Suzann Pettersen, Tottenham, Winter Olympics discussed on BBC World Service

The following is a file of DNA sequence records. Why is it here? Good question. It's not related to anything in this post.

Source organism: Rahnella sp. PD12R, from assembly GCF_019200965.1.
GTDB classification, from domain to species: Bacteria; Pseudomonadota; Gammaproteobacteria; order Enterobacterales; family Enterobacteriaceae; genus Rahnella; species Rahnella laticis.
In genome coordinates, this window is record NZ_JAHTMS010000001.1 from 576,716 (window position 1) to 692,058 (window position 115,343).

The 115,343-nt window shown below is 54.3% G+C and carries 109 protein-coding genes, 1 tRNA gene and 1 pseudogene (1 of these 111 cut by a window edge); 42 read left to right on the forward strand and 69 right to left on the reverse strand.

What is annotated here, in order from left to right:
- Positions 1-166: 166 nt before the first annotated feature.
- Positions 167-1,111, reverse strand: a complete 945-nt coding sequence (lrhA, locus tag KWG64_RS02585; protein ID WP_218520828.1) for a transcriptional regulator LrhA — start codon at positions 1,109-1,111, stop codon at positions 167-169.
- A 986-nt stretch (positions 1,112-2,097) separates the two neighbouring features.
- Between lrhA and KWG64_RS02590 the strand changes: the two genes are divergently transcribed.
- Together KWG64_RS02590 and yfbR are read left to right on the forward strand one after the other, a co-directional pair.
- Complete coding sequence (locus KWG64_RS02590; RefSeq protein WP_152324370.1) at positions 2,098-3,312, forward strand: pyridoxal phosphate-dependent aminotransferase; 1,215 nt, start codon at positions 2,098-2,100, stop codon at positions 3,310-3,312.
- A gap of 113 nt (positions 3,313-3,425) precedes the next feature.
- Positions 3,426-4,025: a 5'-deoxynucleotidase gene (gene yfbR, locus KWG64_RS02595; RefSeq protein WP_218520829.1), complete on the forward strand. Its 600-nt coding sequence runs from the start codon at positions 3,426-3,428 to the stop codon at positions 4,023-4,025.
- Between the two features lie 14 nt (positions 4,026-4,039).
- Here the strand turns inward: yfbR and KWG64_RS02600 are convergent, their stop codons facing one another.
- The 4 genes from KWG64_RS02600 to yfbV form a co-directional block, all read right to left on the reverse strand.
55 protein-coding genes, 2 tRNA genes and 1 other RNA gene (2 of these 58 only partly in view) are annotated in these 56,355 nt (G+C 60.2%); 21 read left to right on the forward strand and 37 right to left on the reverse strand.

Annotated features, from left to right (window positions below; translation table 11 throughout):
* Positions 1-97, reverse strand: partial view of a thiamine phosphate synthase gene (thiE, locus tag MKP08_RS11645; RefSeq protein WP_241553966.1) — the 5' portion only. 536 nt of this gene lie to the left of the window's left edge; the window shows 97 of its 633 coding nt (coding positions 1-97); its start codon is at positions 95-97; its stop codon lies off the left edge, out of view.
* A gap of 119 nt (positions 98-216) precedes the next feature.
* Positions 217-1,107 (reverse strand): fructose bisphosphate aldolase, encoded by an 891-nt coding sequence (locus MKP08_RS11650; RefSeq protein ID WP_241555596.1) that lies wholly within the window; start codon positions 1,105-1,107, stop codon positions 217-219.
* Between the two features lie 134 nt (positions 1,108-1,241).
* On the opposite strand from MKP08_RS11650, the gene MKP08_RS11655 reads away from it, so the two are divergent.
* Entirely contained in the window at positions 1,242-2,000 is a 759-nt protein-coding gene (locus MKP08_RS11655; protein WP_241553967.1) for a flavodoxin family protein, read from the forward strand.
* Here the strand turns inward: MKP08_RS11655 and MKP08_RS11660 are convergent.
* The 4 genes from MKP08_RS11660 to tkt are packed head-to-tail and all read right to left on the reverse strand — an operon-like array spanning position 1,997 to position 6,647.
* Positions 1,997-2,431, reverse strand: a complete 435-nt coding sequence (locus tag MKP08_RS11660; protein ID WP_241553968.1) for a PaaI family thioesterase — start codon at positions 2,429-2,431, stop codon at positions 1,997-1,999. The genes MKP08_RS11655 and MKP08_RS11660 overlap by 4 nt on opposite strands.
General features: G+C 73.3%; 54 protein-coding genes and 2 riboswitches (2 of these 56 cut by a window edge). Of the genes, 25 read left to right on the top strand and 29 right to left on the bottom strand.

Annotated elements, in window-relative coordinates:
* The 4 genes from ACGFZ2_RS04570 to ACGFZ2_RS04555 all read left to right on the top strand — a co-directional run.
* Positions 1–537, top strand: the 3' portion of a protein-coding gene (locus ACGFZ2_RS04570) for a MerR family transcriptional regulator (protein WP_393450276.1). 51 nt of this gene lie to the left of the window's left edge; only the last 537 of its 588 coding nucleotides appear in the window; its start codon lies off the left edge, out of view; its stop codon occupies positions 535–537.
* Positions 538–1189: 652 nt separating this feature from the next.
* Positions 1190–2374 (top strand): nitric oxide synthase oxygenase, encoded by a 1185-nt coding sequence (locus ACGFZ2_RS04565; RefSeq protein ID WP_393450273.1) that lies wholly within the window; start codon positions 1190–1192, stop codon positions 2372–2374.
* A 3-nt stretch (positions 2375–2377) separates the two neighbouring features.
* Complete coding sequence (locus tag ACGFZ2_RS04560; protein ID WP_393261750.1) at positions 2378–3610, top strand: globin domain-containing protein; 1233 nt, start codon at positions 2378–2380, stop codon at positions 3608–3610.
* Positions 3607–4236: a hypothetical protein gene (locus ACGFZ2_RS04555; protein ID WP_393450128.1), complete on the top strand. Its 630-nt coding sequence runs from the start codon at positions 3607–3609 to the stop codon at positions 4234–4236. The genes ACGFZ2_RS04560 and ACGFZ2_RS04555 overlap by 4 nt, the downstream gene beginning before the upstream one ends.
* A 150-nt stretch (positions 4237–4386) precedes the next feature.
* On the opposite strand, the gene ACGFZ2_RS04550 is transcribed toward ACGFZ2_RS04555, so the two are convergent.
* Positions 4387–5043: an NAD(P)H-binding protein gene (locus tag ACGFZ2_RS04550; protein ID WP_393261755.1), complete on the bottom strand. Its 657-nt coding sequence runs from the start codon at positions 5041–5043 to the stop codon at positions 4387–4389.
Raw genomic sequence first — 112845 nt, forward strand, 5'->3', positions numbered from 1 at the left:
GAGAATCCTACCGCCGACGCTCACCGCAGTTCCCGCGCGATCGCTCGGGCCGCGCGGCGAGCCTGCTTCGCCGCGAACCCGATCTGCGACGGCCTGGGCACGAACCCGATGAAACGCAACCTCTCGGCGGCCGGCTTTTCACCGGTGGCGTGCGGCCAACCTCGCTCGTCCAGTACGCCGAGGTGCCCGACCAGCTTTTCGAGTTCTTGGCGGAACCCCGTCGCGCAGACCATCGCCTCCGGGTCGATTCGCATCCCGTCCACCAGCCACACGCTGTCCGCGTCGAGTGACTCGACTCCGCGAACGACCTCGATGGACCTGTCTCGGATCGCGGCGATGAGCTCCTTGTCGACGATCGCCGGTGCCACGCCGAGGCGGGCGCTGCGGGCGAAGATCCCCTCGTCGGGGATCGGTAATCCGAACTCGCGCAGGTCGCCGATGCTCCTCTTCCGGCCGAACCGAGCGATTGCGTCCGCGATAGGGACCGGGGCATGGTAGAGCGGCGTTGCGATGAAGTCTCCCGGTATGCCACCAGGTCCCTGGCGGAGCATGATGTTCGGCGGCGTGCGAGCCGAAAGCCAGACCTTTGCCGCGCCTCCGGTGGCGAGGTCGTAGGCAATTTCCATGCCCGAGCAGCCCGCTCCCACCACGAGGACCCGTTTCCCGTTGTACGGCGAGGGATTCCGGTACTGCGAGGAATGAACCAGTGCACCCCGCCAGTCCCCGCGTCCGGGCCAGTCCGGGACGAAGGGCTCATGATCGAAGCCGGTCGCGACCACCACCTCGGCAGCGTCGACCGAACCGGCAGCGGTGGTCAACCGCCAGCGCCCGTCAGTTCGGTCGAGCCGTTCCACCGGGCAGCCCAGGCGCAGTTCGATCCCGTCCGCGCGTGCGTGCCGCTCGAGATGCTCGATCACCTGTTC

And find ways of still being a performing those conditions. 70 in France was where the Winter Olympics began in the 19 twenties by 2050. It's predicted as many as nine cities, which have hosted the games will be struggling to survive as winter sports venues. Artificial snow will only go so far. Mad, if enough competes for the U. S. A. In the biathlon. She's also a climate change activist. It's going to be starting to get worse and worse with where we can even race or what, like countries can host Olympics with Snow s O. That's the scary part, I guess is just seeing the change and Kind of realizing that it's just going to continue getting worse. If we don't make a difference. Able, the East Coast of Scotland the rising sea level is accelerating Coastal erosion, some of the world's oldest golf territory is crumbling into the sea. ST Andrews, the home of golf, they've already built artificial Jews to protect the revered links course clubs everywhere are being encouraged to become more aware of the issues. Perhaps the biggest impact is from those who've played at the highest level. Norway's Suzann Pettersen is a two time major winner on now a sustainable Gulf ambassador. I just think sport is a great arena for the athletes to kind of speak their mind or just a t least bring awareness to the topic. What do you do as an athlete? Yeah. Your discipline You're determined you commit. To the goals that you want to achieve. And that's gonna Maybe where us athletes can help sports. One vital ingredient is that people tend to care about it, especially football. It's high profile is a potential weapon against climate change. Tottenham are one of a handful of Premier League clubs signed up to the United Nations sports for Climate Action. Midfielder Eric Dia has become an enthusiastic supporter of efforts to make the world more sustainable. He even grows.